Friday, June 13, 2014

Living Coasts penguin goes native with African neighbors

By Herald Express  |  Posted: June 13, 2014
By Aidan Phillips
Penguins at Living Coasts zoo
Penguins at Living Coasts zoo. Photo: Living Coasts

A sub-Antarctic penguin at Living Coasts has gone native after spending a summer hanging out with his African neighbours. Juan, a 17 year-old Macaroni penguin, has chosen to breed down a hole alongside his partner, seven year-old Pebbles.

This habit is associated with the enclosure’s African penguins who nest in burrows dug into sand, unlike his Macaroni counterparts who usually lay their eggs out in the open. Keeper Cara Burton said this unusual change of habit follows a lot of time spent on the enclosures African penguin beach last summer after Juan had a “squabble” with another male over a nest site. “When winter arrived he moved into a burrow, probably for shelter, and has stayed put ever since. Pebbles showed interest in him last year but nothing happened. This year she tried to tempt him back to macaroni beach a few times but had no luck – so she joined him. “This is unusual behaviour, it’s the first time it has ever happened at Living Coasts. However, I think they stand a good chance of breeding successfully. Macaroni penguins always kick the first egg out of the nest and then lay a second – they have done this. Everything seems to be going smoothly.”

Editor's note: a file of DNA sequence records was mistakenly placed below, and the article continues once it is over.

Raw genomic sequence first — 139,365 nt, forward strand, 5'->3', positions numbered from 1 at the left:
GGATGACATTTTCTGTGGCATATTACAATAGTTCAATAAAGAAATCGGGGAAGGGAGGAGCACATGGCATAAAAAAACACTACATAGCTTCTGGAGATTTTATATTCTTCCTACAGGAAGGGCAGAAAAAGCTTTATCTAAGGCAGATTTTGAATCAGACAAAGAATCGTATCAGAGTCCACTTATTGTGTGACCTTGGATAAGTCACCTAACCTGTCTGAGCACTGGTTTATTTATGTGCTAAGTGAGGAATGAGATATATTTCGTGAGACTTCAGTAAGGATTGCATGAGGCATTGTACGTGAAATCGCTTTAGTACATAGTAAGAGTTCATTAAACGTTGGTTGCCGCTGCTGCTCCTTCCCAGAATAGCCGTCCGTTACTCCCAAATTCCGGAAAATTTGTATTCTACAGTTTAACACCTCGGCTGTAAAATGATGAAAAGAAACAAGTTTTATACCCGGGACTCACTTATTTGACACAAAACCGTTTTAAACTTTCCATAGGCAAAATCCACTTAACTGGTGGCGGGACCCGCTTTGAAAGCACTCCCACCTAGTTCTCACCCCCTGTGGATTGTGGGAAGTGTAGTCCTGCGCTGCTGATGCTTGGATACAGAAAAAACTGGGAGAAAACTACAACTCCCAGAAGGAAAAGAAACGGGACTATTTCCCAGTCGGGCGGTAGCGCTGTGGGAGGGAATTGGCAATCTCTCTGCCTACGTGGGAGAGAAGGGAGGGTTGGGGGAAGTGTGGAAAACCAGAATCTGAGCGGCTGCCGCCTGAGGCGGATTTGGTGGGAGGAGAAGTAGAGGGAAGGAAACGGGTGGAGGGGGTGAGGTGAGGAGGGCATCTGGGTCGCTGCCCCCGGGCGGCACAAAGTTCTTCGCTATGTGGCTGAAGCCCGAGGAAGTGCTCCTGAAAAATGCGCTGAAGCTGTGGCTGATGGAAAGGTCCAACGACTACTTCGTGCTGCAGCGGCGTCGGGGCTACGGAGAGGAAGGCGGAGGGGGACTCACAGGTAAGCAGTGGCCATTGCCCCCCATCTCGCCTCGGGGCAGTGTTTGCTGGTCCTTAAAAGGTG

A spokesperson for the zoo said this is the first time in 11 years of penguin breeding they have ever known a Macaroni penguin to take up residence on the African beach, and that apart from his change in breeding habits Juan has continued to act like the rest of his Macaroni kin. “These penguins would never meet in the wild. Juan is a bit of a rebel.” He said the incident was most likely a one-off occasion.

The coastal zoo in Torquay is home to around 80 penguins from the two species.

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